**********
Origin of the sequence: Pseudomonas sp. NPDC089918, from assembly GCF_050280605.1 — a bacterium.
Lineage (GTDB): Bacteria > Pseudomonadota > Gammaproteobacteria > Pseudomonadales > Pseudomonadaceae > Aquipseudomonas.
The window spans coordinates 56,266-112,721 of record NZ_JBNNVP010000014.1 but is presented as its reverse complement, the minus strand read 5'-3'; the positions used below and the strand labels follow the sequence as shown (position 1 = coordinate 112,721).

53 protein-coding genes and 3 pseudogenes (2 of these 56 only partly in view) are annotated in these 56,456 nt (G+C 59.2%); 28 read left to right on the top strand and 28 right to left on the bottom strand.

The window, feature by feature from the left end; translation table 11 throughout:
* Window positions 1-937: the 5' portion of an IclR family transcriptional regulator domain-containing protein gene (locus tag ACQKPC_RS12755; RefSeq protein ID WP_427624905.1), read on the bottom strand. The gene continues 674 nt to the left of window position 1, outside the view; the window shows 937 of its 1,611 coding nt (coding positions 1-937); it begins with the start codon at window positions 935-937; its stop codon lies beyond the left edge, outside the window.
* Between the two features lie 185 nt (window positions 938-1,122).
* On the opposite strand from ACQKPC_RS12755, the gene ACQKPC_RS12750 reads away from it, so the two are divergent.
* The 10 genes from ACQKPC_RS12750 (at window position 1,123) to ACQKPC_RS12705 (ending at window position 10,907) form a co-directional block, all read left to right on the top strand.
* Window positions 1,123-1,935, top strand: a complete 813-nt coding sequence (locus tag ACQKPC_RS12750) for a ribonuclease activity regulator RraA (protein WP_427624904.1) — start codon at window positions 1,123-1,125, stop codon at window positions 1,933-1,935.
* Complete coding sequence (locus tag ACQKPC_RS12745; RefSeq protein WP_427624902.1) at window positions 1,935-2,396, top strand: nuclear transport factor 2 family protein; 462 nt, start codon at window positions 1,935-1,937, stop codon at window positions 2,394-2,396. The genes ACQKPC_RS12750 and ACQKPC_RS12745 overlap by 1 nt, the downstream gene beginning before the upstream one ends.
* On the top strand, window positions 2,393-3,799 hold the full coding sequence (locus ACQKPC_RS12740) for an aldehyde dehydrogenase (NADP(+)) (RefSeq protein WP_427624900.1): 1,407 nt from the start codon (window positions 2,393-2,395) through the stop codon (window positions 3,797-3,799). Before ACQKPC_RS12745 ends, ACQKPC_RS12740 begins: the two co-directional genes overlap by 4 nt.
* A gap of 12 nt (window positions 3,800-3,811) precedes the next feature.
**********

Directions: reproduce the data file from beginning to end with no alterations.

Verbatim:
Origin of the sequence: Pseudomonas sp. NPDC089918, from assembly GCF_050280605.1 — a bacterium.
Lineage (GTDB): Bacteria > Pseudomonadota > Gammaproteobacteria > Pseudomonadales > Pseudomonadaceae > Aquipseudomonas.
The window spans coordinates 56,266-112,721 of record NZ_JBNNVP010000014.1 but is presented as its reverse complement, the minus strand read 5'-3'; the positions used below and the strand labels follow the sequence as shown (position 1 = coordinate 112,721).

53 protein-coding genes and 3 pseudogenes (2 of these 56 only partly in view) are annotated in these 56,456 nt (G+C 59.2%); 28 read left to right on the top strand and 28 right to left on the bottom strand.

The window, feature by feature from the left end; translation table 11 throughout:
* Window positions 1-937: the 5' portion of an IclR family transcriptional regulator domain-containing protein gene (locus tag ACQKPC_RS12755; RefSeq protein ID WP_427624905.1), read on the bottom strand. The gene continues 674 nt to the left of window position 1, outside the view; the window shows 937 of its 1,611 coding nt (coding positions 1-937); it begins with the start codon at window positions 935-937; its stop codon lies beyond the left edge, outside the window.
* Between the two features lie 185 nt (window positions 938-1,122).
* On the opposite strand from ACQKPC_RS12755, the gene ACQKPC_RS12750 reads away from it, so the two are divergent.
* The 10 genes from ACQKPC_RS12750 (at window position 1,123) to ACQKPC_RS12705 (ending at window position 10,907) form a co-directional block, all read left to right on the top strand.
* Window positions 1,123-1,935, top strand: a complete 813-nt coding sequence (locus tag ACQKPC_RS12750) for a ribonuclease activity regulator RraA (protein WP_427624904.1) — start codon at window positions 1,123-1,125, stop codon at window positions 1,933-1,935.
* Complete coding sequence (locus tag ACQKPC_RS12745; RefSeq protein WP_427624902.1) at window positions 1,935-2,396, top strand: nuclear transport factor 2 family protein; 462 nt, start codon at window positions 1,935-1,937, stop codon at window positions 2,394-2,396. The genes ACQKPC_RS12750 and ACQKPC_RS12745 overlap by 1 nt, the downstream gene beginning before the upstream one ends.
* On the top strand, window positions 2,393-3,799 hold the full coding sequence (locus ACQKPC_RS12740) for an aldehyde dehydrogenase (NADP(+)) (RefSeq protein WP_427624900.1): 1,407 nt from the start codon (window positions 2,393-2,395) through the stop codon (window positions 3,797-3,799). Before ACQKPC_RS12745 ends, ACQKPC_RS12740 begins: the two co-directional genes overlap by 4 nt.
* A gap of 12 nt (window positions 3,800-3,811) precedes the next feature.